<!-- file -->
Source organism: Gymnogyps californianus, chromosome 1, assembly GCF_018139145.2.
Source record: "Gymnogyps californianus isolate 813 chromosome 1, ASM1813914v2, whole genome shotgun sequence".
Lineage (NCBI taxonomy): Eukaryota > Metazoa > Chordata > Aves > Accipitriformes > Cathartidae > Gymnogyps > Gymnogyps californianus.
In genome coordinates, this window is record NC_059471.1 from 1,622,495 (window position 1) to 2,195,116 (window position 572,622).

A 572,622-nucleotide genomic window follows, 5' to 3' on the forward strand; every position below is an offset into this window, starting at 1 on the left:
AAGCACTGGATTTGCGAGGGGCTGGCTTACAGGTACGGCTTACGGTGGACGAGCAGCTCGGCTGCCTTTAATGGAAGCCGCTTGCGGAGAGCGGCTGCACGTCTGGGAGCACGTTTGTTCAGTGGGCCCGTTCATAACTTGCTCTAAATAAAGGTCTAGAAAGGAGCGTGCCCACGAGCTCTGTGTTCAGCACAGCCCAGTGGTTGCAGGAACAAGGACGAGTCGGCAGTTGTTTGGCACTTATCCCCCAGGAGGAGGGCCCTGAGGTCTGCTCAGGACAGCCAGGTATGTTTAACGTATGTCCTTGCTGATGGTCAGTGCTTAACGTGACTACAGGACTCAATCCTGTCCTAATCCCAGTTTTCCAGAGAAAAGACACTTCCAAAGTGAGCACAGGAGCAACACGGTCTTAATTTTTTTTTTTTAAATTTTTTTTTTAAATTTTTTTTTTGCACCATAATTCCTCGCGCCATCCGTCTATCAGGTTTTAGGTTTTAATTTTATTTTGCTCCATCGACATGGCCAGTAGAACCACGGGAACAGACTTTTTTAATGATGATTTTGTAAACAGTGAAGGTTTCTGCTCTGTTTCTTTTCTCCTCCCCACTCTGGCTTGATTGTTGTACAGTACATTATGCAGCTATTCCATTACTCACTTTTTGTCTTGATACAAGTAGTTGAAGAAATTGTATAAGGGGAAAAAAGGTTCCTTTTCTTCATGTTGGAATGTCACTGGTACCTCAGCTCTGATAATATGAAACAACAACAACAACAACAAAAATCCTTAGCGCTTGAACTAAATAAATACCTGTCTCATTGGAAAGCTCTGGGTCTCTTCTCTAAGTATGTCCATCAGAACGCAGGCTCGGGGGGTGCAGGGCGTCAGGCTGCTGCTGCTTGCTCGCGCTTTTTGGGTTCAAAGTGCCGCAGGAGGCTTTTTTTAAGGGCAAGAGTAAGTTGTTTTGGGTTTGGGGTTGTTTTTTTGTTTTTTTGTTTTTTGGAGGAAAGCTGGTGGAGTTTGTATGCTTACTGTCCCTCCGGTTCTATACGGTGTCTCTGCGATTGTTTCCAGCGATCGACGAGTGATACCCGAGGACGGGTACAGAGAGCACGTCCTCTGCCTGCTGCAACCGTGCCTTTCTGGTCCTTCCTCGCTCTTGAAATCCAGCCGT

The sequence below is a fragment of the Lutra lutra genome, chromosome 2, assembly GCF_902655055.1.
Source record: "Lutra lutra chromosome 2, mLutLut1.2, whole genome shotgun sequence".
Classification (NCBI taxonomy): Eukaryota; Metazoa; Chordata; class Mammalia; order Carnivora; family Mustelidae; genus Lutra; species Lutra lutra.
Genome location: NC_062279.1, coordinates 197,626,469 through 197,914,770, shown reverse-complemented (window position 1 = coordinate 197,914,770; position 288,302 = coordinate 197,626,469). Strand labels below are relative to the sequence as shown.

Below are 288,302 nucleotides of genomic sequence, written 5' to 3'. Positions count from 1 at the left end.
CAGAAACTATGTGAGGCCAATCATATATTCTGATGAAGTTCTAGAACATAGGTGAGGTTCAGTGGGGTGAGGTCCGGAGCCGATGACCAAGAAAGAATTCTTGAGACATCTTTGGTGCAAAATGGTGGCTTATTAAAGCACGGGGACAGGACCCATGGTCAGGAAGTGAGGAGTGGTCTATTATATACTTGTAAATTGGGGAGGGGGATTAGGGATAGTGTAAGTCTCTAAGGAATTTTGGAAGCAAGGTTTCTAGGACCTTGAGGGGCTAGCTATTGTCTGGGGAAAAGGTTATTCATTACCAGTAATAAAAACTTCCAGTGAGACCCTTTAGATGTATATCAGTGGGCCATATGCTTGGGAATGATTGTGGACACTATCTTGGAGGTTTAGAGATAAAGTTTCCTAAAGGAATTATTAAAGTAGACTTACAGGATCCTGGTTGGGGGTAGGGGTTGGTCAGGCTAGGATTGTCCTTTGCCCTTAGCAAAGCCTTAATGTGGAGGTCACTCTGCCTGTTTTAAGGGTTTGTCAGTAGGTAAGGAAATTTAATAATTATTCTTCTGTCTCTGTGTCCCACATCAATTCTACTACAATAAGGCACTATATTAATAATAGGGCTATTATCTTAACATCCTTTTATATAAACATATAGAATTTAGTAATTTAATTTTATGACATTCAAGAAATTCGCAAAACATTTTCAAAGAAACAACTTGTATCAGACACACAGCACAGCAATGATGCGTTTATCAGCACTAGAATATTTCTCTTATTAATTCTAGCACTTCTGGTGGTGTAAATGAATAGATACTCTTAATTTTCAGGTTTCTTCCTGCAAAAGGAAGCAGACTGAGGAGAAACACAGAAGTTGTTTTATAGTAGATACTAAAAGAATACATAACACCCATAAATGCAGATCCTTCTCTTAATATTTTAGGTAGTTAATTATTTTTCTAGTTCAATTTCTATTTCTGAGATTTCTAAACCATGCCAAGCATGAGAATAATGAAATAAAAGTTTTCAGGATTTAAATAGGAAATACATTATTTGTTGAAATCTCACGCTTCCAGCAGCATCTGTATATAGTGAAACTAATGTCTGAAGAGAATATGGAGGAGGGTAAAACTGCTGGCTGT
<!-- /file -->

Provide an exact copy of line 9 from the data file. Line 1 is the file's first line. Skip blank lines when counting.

Classification (NCBI taxonomy): Eukaryota; Metazoa; Chordata; class Mammalia; order Carnivora; family Mustelidae; genus Lutra; species Lutra lutra.